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In Snow and Ice—Researchers Reveal Century Old Journal in Antarctica

Climate Change

In Snow and Ice—Researchers Reveal Century Old Journal in Antarctica
Posted: October 29, 2014

The Antarctic ice is host to very little life, yet often researchers find that beneath the frozen surface we find remnants and a record of our past. Core ice samples not only reveal atmospheric concentrations of particular molecules in ancient skies, giving us a view of how the Earth's climate has changed over eons even before the arrival of man, but also sometimes reveals a view of our own history on the icy sheet. This week, after more than a century since it was written and lost in a tragic expedition, the preserved journal of explorer George Murray Levick was found by researchers who recovered the photographic treasure from a casing made entirely of ice.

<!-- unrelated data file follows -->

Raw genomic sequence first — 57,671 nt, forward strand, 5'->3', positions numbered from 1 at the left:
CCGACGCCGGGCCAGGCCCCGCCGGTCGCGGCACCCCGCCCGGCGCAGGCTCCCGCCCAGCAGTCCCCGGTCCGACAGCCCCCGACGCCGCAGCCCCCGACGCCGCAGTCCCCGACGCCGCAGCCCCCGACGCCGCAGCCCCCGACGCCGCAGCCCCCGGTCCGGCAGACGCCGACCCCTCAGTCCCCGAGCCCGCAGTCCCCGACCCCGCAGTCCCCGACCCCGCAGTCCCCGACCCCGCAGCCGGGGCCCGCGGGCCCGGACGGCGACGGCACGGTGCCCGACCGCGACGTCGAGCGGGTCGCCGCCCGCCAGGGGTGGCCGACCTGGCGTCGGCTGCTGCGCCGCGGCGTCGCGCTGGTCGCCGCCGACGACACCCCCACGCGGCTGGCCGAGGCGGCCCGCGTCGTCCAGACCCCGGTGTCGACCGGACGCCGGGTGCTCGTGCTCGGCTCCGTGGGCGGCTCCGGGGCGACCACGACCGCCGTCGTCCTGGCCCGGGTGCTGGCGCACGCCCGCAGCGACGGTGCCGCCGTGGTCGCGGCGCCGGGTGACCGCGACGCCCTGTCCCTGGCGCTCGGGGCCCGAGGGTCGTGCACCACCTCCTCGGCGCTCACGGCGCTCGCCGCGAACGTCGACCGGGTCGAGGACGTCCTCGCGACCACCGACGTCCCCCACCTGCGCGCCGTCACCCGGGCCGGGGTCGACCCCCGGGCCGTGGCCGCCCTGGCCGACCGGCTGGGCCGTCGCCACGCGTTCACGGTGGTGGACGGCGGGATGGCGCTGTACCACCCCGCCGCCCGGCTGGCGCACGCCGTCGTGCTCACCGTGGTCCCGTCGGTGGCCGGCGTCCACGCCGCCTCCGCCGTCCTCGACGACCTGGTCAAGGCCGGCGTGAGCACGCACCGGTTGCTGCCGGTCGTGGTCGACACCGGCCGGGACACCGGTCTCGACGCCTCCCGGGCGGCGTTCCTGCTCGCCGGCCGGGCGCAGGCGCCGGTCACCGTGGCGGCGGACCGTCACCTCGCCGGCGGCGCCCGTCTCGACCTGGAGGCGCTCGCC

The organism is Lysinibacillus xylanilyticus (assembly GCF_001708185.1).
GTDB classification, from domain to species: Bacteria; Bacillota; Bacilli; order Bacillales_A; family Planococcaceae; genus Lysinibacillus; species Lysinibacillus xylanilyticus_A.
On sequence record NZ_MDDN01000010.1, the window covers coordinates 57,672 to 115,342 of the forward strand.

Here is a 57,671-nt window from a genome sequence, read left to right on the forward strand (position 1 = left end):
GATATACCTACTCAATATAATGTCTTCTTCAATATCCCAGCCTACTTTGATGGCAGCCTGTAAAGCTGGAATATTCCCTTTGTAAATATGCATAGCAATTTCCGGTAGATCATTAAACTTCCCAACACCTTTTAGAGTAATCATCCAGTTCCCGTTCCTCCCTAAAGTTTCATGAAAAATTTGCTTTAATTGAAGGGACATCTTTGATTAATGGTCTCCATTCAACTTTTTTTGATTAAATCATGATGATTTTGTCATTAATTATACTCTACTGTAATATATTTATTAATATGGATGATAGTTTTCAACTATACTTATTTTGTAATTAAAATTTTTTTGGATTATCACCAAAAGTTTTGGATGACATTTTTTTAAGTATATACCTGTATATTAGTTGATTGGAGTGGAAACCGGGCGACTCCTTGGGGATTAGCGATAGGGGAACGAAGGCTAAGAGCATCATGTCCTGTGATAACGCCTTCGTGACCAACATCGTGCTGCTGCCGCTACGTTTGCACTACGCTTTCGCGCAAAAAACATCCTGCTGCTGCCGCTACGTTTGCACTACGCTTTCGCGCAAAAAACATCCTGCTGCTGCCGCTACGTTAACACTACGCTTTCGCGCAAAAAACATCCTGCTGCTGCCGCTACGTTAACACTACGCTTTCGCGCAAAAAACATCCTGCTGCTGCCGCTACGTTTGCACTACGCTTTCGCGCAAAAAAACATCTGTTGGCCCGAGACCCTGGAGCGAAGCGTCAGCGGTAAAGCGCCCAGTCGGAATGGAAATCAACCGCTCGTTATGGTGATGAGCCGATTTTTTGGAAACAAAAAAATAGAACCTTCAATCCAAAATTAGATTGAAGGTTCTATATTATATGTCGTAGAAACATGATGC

Part of the famous Terra Nova Expedition, led by British explorer Robert Scott in 1910-1913 which ended in the tragic death of the six party members, Levick was a zoologist, surgeon and photographer who documented the trip. Part of the northern expedition that travelled along the coast of Antarctica tasked with conducting scientific observational studies, Levick and his group famously survived the harsh winter after stranded in icy waters by taking shelter in an ice cave on Inexpressible Island. However, the diary recovered at the remnants of the buried Terra Nova base camp at Cape Evans documents the earlier days of their tale.

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